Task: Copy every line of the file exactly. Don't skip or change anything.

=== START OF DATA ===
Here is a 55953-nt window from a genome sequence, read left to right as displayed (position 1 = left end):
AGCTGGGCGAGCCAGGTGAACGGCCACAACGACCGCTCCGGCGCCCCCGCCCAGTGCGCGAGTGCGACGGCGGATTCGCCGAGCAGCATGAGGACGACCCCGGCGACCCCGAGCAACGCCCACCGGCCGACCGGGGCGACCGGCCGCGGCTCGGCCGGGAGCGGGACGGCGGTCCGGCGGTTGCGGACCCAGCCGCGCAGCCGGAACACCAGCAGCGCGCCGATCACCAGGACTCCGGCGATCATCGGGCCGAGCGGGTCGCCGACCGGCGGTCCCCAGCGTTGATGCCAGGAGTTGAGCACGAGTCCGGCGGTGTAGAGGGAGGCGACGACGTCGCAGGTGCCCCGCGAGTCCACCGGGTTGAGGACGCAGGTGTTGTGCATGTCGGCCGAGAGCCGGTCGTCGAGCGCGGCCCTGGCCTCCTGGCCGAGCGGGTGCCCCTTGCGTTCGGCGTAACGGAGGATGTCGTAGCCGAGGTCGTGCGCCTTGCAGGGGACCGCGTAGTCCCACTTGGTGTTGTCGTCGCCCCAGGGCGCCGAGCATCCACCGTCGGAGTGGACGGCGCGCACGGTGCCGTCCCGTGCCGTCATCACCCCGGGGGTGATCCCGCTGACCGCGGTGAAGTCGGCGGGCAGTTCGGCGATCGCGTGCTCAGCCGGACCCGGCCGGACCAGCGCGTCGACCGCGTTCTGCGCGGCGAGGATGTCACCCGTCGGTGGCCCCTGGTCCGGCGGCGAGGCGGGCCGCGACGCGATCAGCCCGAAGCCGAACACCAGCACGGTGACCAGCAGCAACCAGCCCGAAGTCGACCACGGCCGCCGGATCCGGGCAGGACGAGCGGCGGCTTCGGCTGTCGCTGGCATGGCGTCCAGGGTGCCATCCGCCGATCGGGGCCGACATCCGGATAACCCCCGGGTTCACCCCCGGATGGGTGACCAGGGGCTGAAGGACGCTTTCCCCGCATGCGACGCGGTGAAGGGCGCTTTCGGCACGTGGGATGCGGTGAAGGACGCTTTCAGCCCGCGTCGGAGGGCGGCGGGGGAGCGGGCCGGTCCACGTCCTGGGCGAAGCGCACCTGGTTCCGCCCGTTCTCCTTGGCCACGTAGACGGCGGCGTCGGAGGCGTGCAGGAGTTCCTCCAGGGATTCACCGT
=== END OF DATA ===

Here is a 55953-nt window from a genome sequence, read left to right as displayed (position 1 = left end):
AGCTGGGCGAGCCAGGTGAACGGCCACAACGACCGCTCCGGCGCCCCCGCCCAGTGCGCGAGTGCGACGGCGGATTCGCCGAGCAGCATGAGGACGACCCCGGCGACCCCGAGCAACGCCCACCGGCCGACCGGGGCGACCGGCCGCGGCTCGGCCGGGAGCGGGACGGCGGTCCGGCGGTTGCGGACCCAGCCGCGCAGCCGGAACACCAGCAGCGCGCCGATCACCAGGACTCCGGCGATCATCGGGCCGAGCGGGTCGCCGACCGGCGGTCCCCAGCGTTGATGCCAGGAGTTGAGCACGAGTCCGGCGGTGTAGAGGGAGGCGACGACGTCGCAGGTGCCCCGCGAGTCCACCGGGTTGAGGACGCAGGTGTTGTGCATGTCGGCCGAGAGCCGGTCGTCGAGCGCGGCCCTGGCCTCCTGGCCGAGCGGGTGCCCCTTGCGTTCGGCGTAACGGAGGATGTCGTAGCCGAGGTCGTGCGCCTTGCAGGGGACCGCGTAGTCCCACTTGGTGTTGTCGTCGCCCCAGGGCGCCGAGCATCCACCGTCGGAGTGGACGGCGCGCACGGTGCCGTCCCGTGCCGTCATCACCCCGGGGGTGATCCCGCTGACCGCGGTGAAGTCGGCGGGCAGTTCGGCGATCGCGTGCTCAGCCGGACCCGGCCGGACCAGCGCGTCGACCGCGTTCTGCGCGGCGAGGATGTCACCCGTCGGTGGCCCCTGGTCCGGCGGCGAGGCGGGCCGCGACGCGATCAGCCCGAAGCCGAACACCAGCACGGTGACCAGCAGCAACCAGCCCGAAGTCGACCACGGCCGCCGGATCCGGGCAGGACGAGCGGCGGCTTCGGCTGTCGCTGGCATGGCGTCCAGGGTGCCATCCGCCGATCGGGGCCGACATCCGGATAACCCCCGGGTTCACCCCCGGATGGGTGACCAGGGGCTGAAGGACGCTTTCCCCGCATGCGACGCGGTGAAGGGCGCTTTCGGCACGTGGGATGCGGTGAAGGACGCTTTCAGCCCGCGTCGGAGGGCGGCGGGGGAGCGGGCCGGTCCACGTCCTGGGCGAAGCGCACCTGGTTCCGCCCGTTCTCCTTGGCCACGTAGACGGCGGCGTCGGAGGCGTGCAGGAGTTCCTCCAGGGATTCACCGT